Beautiful wildlife sightings arrive daily at Ocean’s Reach—rain or shine. To our amazement, recent tropical showers attracted a resplendent guest to our property, the roseate spoonbill. Our spoonbill’s stunning rose petal pink coloration and spoon-shaped bill received star billing in front of the camera as it is one of the most eye-catching among all North American birds. A wader by nature, our first time visitor was “naturally” discovered wading and feeding in our Grove’s overflowing pond.
Observe and photograph more of these exquisite birds at Sanibel’s “Ding” Darling National Wildlife Refuge. You will be dazzled! Head to the refuge’s Wildlife Drive early morning or early evening to catch the best sightings. Bird watchers all over the world will join you. Or enjoy wading in our Grove with our matchless beauty.
ps. How do you say “roseate”?
Charles Woodrich’s Prothonotary Warbler took first place in the 2014 “Ding” Darling Days Amateur Nature Photography Contest.
Attention Ocean’s Reach amateur photographers! It’s time for you to gather your best wildlife and nature photos taken at “Ding” Darling National Wildlife Refuge and be an award winner. Entries for the “Ding” Darling Wildlife Society Photography Contest must be submitted by September 15, 2015 for a chance to win cash prizes of $100, $50 and $25. Award winners and honorable mentions will be formally announced during “Ding” Darling Days—a week-long celebration of the refuge in October.
Judges are looking for your photos that have technical excellence, interesting subject matter, originality and creativity and the ability to be reproduced for publication. Does anything in your photo gallery come to mind? If not, there’s still time for you to come on down and visit us and the refuge. Don’t forget your camera!
Read more about the popular contest including its rules and regulations and entry form. We know that Ocean’s Reach guests and outstanding photography go hand in hand. We encourage all guests to submit their best shot to win!
The tide recedes, but leaves behind
bright seashells on the sand.
The sun goes down, but gentle warmth
still lingers on the land.
The music stops, yet echoes on
in sweet soulful refrains.
For every joy that passes
Something beautiful remains.
Paddle along the Sanibel coastline and experience how it feels to walk on water. Use a 12’ stock board to stand up and paddle, exercise, form a yoga pose or share the ride with your little ones. At Ocean’s Reach you can ride the wave of paddle board popularity around the waterways of Sanibel by renting a delivery-free paddle board from Finnimore’s and storing it at our newly constructed paddle board racks. The racks are located on our grounds just west and north of Building 4.
Pick up your board at the storage rack and following your ride, just return it to the rack. We make it easy, safe and secure for you. It’s a tropical trend you’ll want to try!
Potluck suppers are the latest craze attracting foodies within our Sanibel community. Enjoy the food and the fun at The Sanibel Community House on Periwinkle Way with fellow visitors and residents who share your passion for delicious, nutritious food, sharing recipes and educating each other about local foods and cooking techniques. Recently Chef Nikki from The Sanibel Sprout offered tastings of the following gluten-free, vegan dishes:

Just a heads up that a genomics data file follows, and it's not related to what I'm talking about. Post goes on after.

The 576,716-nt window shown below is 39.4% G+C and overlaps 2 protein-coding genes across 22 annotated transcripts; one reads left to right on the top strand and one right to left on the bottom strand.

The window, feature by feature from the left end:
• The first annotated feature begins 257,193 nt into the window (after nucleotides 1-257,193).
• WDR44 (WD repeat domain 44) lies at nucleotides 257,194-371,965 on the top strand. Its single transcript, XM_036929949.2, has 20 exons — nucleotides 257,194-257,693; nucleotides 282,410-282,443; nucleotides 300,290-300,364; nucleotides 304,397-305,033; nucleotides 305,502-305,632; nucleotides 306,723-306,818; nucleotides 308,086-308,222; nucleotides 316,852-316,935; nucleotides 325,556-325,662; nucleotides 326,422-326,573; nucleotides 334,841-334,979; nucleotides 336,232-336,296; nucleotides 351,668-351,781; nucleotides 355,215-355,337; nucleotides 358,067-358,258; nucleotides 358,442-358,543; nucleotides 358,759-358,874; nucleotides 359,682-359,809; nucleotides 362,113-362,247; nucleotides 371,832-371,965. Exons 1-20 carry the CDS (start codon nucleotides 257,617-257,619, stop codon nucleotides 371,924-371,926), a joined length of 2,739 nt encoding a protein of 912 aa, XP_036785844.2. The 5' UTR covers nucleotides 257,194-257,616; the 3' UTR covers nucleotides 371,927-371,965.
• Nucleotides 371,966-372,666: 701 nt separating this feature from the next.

Chilled almond curried noodle salad
Island coconut quinoa salad and
Arugula & fresh fig salad with raspberry and pineapple tangerine vinaigrette
The summer potlucks are free when you bring your favorite dish for six. So bring the gang and gather ‘round the table at 6 p.m. every fourth Wednesday (July 22, August 26). Meet your neighbors and enjoy a freshly made dinner in an “old Sanibel” setting. For reservations, please call 239-472-2155.
It is nesting season for our snowy plovers. We need to be constantly on the watch for these tiny little nests!
This is an endangered bird and protected on our beaches. Snowy Plovers have declined in numbers due to human disturbances, by habitat changes to beach areas and also by the spread of certain beach grasses.
They will build their nest in any shallow scrape on open, bare ground and sometimes it will be near a piece of driftwood or a clump of grass, and they line the nest with bits of shell or whatever they may find on the beach. There are usually 3 eggs laid per nest, and both of the parents take turns sitting, the male at night and the female during the day. Within hours of hatching, the young are able to forage for food on their own. The female only stays with her young for approximately six days before leaving to find a new mate and start another nest.
The Snowy Plover is easily disturbed by human actions, even kite flying. They see the kite as a predator and will leave the nest to protect their young, and occasionally for periods long enough that the young are in jeopardy to the threats of real predators.
The most important thing we can do is learn to share the beach with the Snowy Plovers by giving them as much space as possible, watch out for them and keep our distance from them, but be sure and watch for them. They are incredible little birds
Indulge yourself on vacation and still maintain your diet? It’s amazing how much the beach and bicycles can crunch those calories. And as a result, many guests leave the pounds behind and head home a healthier, slimmer version of themselves.
For those of you that adhere to a vegetarian, vegan or gluten-free diet, you can still “stick to it” by selecting assorted food options from our full-service grocery stores, Jerry’s Foods and Bailey’s General Store, and select island restaurants such as the Sanibel Deli. And they deliver!
Jeff, owner of the Sanibel Deli on Pine Ridge Road, proudly states that 98% of his menu is now available gluten-free. Order any sandwich, panini, wrap or pizza and say “gluten-free please”. Then take a homemade bakery treat or ice cream cone to go. Their desserts are gluten-free good!